He woke up lying on his back, covered in the soapy sheen of formerly impenetrable, now popped, fairy liquid bubble. With the tune of Waltzing Matilda still in his head he sat up and looked around at the heather-brown and dirty-green landscape he had been plunked down in the middle of. He looked at his watch. If he sussed oot whit time it wiz, he could bring some order to this admittedly strange day. But his watch, no matter how much he tapped and shook it, was running backwards, the minute hand flying around at the speed its little brother the second hand normally ran at. He stood up, not knowing what else to do, lit a cigarette, tried to get used to the strange source of music, ran a hand ower his stubble and through his hair dt needed a cut, and started to walk towards the twartree buildings he could see smoke rising from down at the baudum u d hill.
‘Now daan.’ Said the samllish man painting the house Ralph surprisingly fun himself standing ootside o. ‘Boanny day.’
‘Ahhh. Yes. Yeah it is.’
The man continued his painting; but, as he stood and looked, Ralph realised that it was varnish the man was using, not paint, and that the house was a crazy collage of old beertins, irregular pieces of corrugated iron, hubcaps and numberplates of long gone cars, flattened out baked bean cans with scraps of label still clinging on, sections of motorbike fuel tank with the names of faraway Japanese manufacturers showing here and there.
‘Is the varnish to stop the rust?’
The man turned aroond, balancing his varnish brush on da edge o da tin as he did.
‘Buee, buee. Dir nithin gits by dee ir dee? Dir anidder pent brush ida sheid if doo waants t gee a haand.’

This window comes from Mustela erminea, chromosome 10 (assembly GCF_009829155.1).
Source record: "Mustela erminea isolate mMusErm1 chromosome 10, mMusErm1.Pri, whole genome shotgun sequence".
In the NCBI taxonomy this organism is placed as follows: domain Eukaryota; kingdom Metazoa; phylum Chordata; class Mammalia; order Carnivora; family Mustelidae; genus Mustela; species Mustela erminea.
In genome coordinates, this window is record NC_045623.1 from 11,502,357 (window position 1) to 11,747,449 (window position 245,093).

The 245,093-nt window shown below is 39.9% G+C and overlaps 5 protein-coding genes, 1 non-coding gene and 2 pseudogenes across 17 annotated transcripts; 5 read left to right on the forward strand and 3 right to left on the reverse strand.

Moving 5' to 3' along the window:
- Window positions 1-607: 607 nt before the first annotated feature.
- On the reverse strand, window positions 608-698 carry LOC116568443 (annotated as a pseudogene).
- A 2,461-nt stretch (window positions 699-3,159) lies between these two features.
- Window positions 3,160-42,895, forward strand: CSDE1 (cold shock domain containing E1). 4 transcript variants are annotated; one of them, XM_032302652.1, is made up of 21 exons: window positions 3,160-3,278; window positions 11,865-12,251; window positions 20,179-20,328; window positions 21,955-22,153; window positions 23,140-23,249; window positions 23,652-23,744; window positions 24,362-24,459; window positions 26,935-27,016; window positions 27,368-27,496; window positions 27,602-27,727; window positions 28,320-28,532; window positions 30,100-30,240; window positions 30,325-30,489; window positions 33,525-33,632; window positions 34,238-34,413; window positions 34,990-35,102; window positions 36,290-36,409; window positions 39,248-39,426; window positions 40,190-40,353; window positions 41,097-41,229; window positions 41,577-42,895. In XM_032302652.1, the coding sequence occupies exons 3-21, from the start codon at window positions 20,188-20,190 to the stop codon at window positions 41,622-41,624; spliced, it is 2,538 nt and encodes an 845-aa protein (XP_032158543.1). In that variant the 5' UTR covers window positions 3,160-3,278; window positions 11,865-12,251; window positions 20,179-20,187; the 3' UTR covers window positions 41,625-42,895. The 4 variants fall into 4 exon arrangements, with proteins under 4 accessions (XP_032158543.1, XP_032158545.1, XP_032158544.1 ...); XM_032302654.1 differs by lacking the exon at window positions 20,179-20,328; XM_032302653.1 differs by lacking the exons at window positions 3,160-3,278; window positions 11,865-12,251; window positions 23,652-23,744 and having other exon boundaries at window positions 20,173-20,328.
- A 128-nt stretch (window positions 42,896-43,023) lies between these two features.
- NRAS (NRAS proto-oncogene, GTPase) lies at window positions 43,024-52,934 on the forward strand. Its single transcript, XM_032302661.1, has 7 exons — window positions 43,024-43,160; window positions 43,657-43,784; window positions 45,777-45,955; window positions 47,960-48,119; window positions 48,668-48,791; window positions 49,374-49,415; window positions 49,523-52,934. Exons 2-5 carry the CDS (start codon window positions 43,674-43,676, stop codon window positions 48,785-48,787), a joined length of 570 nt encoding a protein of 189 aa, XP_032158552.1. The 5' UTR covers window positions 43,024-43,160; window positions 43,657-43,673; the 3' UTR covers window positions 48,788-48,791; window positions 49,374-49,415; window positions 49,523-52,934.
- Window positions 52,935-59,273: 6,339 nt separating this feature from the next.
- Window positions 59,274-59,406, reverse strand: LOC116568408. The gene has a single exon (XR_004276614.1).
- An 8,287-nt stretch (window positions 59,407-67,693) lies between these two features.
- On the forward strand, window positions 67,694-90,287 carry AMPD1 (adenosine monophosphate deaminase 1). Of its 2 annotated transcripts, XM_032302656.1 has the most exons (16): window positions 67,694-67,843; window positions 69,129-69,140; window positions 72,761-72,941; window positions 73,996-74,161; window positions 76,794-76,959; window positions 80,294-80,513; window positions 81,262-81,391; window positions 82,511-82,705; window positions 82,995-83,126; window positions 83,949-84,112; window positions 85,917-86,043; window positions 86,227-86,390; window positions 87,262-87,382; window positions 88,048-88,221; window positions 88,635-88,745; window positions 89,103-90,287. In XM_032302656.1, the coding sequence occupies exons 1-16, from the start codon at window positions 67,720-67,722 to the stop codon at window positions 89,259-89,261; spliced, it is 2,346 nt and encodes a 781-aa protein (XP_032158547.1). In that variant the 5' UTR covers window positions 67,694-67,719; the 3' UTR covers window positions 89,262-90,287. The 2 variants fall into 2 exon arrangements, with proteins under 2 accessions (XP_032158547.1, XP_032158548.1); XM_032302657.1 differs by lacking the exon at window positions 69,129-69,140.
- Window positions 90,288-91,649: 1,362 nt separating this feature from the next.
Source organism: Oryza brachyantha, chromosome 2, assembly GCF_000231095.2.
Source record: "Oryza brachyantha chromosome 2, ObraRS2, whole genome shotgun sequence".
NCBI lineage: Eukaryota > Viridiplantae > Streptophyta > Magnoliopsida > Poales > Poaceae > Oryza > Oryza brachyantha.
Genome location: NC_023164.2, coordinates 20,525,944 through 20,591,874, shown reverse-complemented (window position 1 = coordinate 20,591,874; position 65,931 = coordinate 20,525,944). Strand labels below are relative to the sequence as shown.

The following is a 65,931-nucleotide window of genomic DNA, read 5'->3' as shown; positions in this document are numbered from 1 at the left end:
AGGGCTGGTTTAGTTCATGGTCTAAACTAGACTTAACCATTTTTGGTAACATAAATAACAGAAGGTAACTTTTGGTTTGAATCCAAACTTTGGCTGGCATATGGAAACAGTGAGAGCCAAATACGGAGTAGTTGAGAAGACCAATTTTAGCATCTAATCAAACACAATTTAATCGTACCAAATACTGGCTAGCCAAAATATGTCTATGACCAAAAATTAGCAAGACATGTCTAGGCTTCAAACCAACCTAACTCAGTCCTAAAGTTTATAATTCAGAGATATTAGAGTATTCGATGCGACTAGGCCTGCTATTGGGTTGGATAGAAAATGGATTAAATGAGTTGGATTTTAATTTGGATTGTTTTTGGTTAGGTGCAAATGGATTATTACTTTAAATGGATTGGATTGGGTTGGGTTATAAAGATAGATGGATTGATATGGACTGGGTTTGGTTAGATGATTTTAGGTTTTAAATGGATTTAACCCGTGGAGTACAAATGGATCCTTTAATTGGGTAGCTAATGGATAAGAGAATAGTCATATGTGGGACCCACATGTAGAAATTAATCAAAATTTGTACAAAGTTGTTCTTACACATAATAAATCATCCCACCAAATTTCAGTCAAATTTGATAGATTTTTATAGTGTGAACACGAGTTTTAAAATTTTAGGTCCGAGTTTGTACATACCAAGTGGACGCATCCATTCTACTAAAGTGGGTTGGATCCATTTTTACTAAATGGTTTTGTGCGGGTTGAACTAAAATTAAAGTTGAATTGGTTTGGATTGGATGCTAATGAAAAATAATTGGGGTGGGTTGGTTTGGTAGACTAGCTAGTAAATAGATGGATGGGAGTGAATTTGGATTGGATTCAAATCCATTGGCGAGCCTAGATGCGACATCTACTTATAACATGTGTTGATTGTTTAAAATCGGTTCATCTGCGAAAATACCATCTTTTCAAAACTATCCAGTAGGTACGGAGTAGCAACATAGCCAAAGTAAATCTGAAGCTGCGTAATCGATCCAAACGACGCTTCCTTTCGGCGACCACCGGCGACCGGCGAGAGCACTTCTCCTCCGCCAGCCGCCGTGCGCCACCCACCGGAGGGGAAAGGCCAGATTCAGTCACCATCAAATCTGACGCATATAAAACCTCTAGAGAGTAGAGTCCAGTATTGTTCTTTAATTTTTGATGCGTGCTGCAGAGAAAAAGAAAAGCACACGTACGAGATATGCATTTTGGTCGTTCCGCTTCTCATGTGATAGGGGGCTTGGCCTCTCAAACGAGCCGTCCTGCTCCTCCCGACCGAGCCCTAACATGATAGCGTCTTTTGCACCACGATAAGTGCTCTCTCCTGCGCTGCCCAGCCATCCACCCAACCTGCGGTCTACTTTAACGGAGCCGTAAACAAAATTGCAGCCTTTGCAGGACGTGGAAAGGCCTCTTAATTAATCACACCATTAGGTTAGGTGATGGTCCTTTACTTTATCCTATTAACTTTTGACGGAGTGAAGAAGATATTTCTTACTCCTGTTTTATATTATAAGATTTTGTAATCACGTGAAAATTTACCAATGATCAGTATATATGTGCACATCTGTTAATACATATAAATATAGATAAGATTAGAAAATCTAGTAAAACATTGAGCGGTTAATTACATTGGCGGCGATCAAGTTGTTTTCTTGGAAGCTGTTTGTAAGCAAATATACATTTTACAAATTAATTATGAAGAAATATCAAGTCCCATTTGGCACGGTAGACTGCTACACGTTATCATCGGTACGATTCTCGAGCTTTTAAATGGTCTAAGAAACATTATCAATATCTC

The man started his varnishing again. Ralph looked around at the other houses. They were all made in the same way; teepee shaped, built up of old pieces of scrap metal, glinkin a peerie bit in the daylight.
‘Brushes are in here?’ Asked Ralph, pointing at one of the small outbuildings at the side of the house.
‘Ye. Doo myt taak oot a grain mair varneesh anaa.’
Ralph had to go on his knees to get through the door of the shed. His eyes took a meenit t adjust to the dark but, soon enough, he could make out the writing on the various tins that were lined up on the two shelves abuin the workbench. The smell of paints and thinners was vinegar sharp in his nostrils as he bent forward to read the smaller tins. He found a tin with “Hoose Varneesh” written on its side in rough red letters. Good job, cuz his knees wiz getting sore fae the coorse stone floor dt he was kneeling on. He lifted the tin of varnish from its place on the shelf and, as he was too big to get turned around, reversed his way out of the door.
Once outside, Ralph handed the tin to the man who was now standing at the foot of his ladder, wiping off of his haands wee an owld cloot. Now that the man was standing on the ground, Ralph could have a right look at him: he was smaller than Ralph had realised, the taap o his head might have reached to the middle of Ralph’s chest at the most; there were long, toughlooking nails on the man’s coarse hands and on his uncovered feet; he wore a faded, often-patched-up Fair Isle pattern jumper, and a pair of tattered jeans; he had tangled barbed-wire hair sticking out scizophrenically from his head.
‘Im blyd u dis waader. We sood git dis feeneesht daday.’
The man handed Ralph a brush.
‘Doo’d mibee do yun bit abuin d door yundir. Hits a curs haein t moov d leidir ivery time sumeen waants in ur oot uda hoose. Doo sood be aibl t reck doe.’
They worked in silence, not feeling the need to yap. Ralph, despite a habitual dislike of most kinds of manual work, found himself enjoying the varnishing.
‘Foo’s doo gittiin on?’
‘Fine. Not so bad. I think it’ll no take much longer.’
‘Dir soop upu d stove fur whin wir feeneesht. Jessie’s maakin sum banniks anaa.’
The thought of getting back to Glasgow for his backshift at the call centre came into Ralph’s head.